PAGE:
Hartwick offers students two scholarships for international research:
- The Duffy Family Ambassador Scholarship, which supports students’ educational travel abroad with awards of up to $5,000. Awards go to students with demonstrated financial need who make a strong case for the value of their proposed program abroad.
- The Emerson Foundation Scholarship, which offers up to $5,000 for international academic internships or directed study.
Scholarships are open to sophomore, junior or senior students of all majors who are pursuing an experience for academic credit.
One of the hallmarks of a Hartwick education is faculty-student collaboration on research. Each year, many student present their work at regional and national conferences.
Every spring, the college hosts a Student Scholar Showcase, a day-long event that highlights student-based research. The event is open to the public.
In 2017, U.S. News & World Report ranked Hartwick College 159th in its National Liberal Arts College Rankings. In 2013, U.S. News & World Report also ranked Hartwick 21st among all U.S. colleges and universities for the percentage of students who study abroad.
Hartwick College is ranked 59th for liberal arts colleges on Payscale.com's 2016-17 list of highest-paid graduates.
Business Insider recognized Hartwick as #13 in their 2015 "50 Most Underrated Colleges in America" ranking for graduate earning potential. In 2013, the college also placed #274 out of a list of 501 colleges and universities across the nation in its Complete Ranking Of America's 501 Smartest Colleges.
Forbes Magazine ranked Hartwick # 501 overall in the 2016 Forbes ranking of the best colleges and universities in the nation; public and private colleges and universities included.
In Washington Monthly’s 2016 College Rankings, Hartwick is ranked #192 out of 239 liberal arts colleges in the nation.
Hartwick is also consistently featured in The Fiske Guide to Colleges and it is a Princeton Review Best Northeastern College.
In the mediaEdit
Hartwick College was mentioned by journalist and scientific writer Malcolm Gladwell in his book David and Goliath: Underdogs, Misfits, and the Art of Battling Giants as a liberal arts college that offers the same academic rigor and quality of education with similar career outcomes of an ivy league university or elite liberal arts college in the United States, without the competitiveness or admission criteria of these top colleges and universities.
Hartwick offers student-run activities through more than 60 clubs and organizations that cover a wide variety of topics. The student governing body, Student Senate, oversees the constitutions and budgets of every club. There are a variety of honor societies and a variety of special-interest clubs ranging from academics to extracurricular activities. The Hartwick College Activities Board (HCAB) and SUNY Oneonta's student activities board host the downtown OH Fest street festival/concert each year for families and college students.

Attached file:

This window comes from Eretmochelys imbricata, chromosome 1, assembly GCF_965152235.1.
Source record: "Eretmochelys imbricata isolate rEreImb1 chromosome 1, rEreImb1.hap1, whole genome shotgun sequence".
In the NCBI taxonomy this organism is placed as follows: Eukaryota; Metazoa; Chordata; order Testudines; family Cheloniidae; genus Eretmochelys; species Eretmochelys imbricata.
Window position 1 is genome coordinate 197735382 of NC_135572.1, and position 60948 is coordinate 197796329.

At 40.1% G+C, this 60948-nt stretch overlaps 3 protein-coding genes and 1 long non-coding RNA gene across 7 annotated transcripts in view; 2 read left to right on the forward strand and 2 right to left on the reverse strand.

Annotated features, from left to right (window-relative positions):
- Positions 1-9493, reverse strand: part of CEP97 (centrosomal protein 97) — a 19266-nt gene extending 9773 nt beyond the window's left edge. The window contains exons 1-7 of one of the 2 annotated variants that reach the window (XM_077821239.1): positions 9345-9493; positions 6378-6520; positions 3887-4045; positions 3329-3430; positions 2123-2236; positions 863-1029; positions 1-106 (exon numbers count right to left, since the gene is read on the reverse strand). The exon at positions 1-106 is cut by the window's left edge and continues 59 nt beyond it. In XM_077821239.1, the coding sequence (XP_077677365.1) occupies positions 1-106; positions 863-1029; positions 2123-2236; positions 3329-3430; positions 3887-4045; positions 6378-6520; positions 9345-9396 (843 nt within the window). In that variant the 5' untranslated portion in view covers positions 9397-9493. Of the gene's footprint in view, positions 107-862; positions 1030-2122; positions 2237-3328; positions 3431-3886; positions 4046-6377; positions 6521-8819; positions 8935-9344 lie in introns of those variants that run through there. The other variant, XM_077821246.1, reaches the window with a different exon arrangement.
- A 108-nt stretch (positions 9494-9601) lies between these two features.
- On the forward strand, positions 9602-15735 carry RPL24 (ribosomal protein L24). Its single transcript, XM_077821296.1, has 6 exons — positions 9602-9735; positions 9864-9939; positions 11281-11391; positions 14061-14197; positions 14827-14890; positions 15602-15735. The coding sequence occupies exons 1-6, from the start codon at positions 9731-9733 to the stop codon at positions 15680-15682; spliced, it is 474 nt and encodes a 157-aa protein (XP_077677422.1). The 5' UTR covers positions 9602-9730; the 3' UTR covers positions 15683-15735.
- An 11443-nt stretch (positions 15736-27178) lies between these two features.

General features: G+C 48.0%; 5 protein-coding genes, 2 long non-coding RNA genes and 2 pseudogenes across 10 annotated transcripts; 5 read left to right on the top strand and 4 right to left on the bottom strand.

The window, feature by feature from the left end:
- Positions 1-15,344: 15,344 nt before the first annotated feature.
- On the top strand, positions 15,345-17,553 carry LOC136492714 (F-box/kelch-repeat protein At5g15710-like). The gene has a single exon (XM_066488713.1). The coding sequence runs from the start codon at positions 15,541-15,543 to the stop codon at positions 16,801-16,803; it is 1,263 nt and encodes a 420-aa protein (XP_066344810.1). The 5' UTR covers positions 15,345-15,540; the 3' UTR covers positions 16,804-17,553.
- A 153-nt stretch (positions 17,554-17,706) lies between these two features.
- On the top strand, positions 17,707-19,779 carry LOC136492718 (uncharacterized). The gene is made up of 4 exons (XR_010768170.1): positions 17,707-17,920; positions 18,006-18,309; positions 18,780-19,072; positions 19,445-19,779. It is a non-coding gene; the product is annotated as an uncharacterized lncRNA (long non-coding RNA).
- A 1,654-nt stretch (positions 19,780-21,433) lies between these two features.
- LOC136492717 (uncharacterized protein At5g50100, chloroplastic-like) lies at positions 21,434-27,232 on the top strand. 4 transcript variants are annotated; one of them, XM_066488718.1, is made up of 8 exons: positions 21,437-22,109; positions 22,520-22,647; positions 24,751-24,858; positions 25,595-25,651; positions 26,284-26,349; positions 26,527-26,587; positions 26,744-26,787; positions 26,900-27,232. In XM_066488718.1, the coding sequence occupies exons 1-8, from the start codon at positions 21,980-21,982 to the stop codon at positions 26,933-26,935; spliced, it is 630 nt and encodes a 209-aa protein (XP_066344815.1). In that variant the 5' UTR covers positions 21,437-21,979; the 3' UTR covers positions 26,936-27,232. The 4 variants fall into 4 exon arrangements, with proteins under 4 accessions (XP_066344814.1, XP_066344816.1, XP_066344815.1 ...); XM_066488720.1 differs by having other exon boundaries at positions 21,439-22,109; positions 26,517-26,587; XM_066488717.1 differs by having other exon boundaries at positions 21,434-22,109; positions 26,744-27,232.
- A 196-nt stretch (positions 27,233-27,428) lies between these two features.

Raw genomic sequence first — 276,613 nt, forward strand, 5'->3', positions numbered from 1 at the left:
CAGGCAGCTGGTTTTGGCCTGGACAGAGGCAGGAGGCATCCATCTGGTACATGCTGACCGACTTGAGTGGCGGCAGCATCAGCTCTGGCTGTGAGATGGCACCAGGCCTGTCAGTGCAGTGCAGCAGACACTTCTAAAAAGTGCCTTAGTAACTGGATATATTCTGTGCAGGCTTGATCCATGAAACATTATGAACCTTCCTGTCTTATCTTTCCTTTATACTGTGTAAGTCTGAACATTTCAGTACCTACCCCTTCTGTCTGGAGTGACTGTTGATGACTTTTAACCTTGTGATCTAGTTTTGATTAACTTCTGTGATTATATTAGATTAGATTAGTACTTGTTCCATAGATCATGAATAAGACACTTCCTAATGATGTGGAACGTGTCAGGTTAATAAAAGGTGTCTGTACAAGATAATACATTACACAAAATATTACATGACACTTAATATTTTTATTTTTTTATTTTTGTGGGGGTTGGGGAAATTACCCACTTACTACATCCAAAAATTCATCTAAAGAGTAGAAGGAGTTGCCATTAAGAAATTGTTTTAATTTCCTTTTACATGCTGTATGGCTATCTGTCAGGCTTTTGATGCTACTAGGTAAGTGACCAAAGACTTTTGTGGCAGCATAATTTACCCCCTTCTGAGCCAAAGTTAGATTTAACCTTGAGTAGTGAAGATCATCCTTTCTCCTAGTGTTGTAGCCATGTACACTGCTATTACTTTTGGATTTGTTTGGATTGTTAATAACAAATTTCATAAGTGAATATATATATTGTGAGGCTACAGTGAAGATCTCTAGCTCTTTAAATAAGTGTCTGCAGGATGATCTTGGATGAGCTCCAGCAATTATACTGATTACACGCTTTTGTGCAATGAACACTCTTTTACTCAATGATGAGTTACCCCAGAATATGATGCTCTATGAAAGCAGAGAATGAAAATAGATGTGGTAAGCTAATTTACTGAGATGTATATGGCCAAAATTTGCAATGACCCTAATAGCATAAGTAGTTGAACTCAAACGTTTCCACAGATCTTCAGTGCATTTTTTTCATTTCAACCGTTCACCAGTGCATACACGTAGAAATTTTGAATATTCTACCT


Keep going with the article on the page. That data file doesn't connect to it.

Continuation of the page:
Greek Life at Hartwick College is based in a rich history dating back more than 80 years. During this time fraternities and sororities have been a valuable segment of the college experience. Fraternities include: Alpha Sigma Phi, Tau Kappa Epsilon, Phi Mu Alpha, and Kappa Sigma; sororities include: Alpha Omicron Pi, Theta Phi Alpha, local sorority Gamma Phi Delta, and local sorority Phi Sigma Phi.
Many Hartwick class events are organized by the Student Alumni Association (’Wick S.A.A.), including the OozeFest mud volleyball tournament, freshman sundae, sophomore barbecue, junior pig roast, and senior banquet. The campus newspaper is Hilltops, which is published weekly. Columns include Minds of the Roundtable, Athlete of the Week, The Comic Book Corner, and DSquared. Hartwick also operates a student-run radio station, WRHO 89.7 FM.
Pine Lake Environmental CampusEdit
Hartwick College acquired the Pine Lake Environmental Campus in 1971. Pine Lake provides Hartwick students with opportunities for hands-on research, academic study, and responsible environmental stewardship and self-discovery. It offers a residential alternative to the main campus residence halls.
The campus has 11 buildings on over 300 preserved acres, including eight cabins that are used as student housing during the school year.
The Vaudevillian, an arched building, is used for movies, contra dances, indoor festivals and other events. Science courses that are taught at Pine Lake often use the R.R. Smith Field Station, which has a small classroom area, a computer lab area, and two lab rooms. A shuttle bus transports students to and from Pine Lake, and living at the environmental campus is an option for all full-time Hartwick students.